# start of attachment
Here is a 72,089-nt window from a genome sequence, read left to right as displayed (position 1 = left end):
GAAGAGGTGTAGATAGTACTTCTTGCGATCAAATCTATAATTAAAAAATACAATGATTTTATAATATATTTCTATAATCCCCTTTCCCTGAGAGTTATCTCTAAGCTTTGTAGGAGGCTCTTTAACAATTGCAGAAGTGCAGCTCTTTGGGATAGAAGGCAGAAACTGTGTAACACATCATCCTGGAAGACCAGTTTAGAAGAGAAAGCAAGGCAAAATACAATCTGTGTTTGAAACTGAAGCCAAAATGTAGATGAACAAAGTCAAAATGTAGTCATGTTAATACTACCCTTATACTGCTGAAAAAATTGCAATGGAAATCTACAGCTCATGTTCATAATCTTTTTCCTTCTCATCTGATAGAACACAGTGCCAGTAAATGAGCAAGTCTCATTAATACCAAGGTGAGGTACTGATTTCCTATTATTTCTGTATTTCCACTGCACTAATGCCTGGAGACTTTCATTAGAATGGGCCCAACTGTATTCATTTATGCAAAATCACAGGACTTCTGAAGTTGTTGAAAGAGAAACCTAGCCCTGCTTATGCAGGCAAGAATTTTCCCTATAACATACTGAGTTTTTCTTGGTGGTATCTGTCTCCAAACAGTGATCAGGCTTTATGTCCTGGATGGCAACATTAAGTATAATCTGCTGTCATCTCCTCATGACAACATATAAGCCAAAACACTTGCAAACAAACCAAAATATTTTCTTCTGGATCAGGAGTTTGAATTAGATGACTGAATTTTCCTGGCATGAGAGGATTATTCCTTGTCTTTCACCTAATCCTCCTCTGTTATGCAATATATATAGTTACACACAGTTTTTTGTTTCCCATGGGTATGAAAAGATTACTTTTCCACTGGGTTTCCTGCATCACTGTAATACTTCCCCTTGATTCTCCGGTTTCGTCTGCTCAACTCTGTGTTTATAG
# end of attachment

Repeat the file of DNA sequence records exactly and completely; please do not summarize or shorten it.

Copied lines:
Here is a 72,089-nt window from a genome sequence, read left to right as displayed (position 1 = left end):
GAAGAGGTGTAGATAGTACTTCTTGCGATCAAATCTATAATTAAAAAATACAATGATTTTATAATATATTTCTATAATCCCCTTTCCCTGAGAGTTATCTCTAAGCTTTGTAGGAGGCTCTTTAACAATTGCAGAAGTGCAGCTCTTTGGGATAGAAGGCAGAAACTGTGTAACACATCATCCTGGAAGACCAGTTTAGAAGAGAAAGCAAGGCAAAATACAATCTGTGTTTGAAACTGAAGCCAAAATGTAGATGAACAAAGTCAAAATGTAGTCATGTTAATACTACCCTTATACTGCTGAAAAAATTGCAATGGAAATCTACAGCTCATGTTCATAATCTTTTTCCTTCTCATCTGATAGAACACAGTGCCAGTAAATGAGCAAGTCTCATTAATACCAAGGTGAGGTACTGATTTCCTATTATTTCTGTATTTCCACTGCACTAATGCCTGGAGACTTTCATTAGAATGGGCCCAACTGTATTCATTTATGCAAAATCACAGGACTTCTGAAGTTGTTGAAAGAGAAACCTAGCCCTGCTTATGCAGGCAAGAATTTTCCCTATAACATACTGAGTTTTTCTTGGTGGTATCTGTCTCCAAACAGTGATCAGGCTTTATGTCCTGGATGGCAACATTAAGTATAATCTGCTGTCATCTCCTCATGACAACATATAAGCCAAAACACTTGCAAACAAACCAAAATATTTTCTTCTGGATCAGGAGTTTGAATTAGATGACTGAATTTTCCTGGCATGAGAGGATTATTCCTTGTCTTTCACCTAATCCTCCTCTGTTATGCAATATATATAGTTACACACAGTTTTTTGTTTCCCATGGGTATGAAAAGATTACTTTTCCACTGGGTTTCCTGCATCACTGTAATACTTCCCCTTGATTCTCCGGTTTCGTCTGCTCAACTCTGTGTTTATAG